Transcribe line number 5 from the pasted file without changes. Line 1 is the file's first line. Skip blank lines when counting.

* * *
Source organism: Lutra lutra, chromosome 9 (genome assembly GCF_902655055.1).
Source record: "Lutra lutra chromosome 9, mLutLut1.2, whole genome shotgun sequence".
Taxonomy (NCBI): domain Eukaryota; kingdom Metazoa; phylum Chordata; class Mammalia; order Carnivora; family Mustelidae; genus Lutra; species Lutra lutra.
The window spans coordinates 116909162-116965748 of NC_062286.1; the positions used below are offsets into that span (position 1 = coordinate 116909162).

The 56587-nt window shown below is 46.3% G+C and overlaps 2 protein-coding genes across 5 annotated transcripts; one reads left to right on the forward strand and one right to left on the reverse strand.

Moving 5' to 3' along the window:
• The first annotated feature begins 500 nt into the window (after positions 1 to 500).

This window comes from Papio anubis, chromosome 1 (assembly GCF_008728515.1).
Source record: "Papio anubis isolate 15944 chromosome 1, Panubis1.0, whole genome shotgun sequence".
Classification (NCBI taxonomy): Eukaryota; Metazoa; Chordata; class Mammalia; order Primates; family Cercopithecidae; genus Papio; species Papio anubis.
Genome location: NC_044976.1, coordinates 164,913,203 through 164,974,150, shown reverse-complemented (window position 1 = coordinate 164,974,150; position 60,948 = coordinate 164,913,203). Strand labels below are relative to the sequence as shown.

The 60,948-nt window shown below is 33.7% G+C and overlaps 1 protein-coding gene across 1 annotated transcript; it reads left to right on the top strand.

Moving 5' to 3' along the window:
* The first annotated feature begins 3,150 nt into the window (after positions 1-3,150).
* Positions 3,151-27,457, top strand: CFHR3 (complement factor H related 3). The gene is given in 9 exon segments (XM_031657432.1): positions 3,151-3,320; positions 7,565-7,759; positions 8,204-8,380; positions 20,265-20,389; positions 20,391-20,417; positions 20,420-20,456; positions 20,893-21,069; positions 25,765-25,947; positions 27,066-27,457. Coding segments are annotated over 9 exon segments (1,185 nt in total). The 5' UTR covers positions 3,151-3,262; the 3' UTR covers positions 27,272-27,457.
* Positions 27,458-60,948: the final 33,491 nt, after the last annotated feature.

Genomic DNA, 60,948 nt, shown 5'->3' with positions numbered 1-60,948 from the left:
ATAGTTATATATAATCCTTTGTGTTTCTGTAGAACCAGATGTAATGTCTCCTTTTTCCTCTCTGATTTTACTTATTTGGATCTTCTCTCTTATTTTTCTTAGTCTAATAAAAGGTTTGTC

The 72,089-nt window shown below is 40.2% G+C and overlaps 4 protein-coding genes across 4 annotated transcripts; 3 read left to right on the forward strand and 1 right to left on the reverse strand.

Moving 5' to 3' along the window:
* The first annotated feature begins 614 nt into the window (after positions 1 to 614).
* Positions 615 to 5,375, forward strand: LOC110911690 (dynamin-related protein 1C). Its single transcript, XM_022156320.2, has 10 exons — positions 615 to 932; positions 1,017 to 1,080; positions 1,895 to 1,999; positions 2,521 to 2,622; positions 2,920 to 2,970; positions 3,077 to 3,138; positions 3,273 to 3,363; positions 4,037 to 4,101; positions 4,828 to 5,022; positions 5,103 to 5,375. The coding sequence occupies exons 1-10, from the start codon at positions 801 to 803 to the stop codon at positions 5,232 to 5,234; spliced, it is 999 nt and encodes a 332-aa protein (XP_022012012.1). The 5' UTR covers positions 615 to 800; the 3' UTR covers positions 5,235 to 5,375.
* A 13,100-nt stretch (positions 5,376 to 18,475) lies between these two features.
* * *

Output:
The 56587-nt window shown below is 46.3% G+C and overlaps 2 protein-coding genes across 5 annotated transcripts; one reads left to right on the forward strand and one right to left on the reverse strand.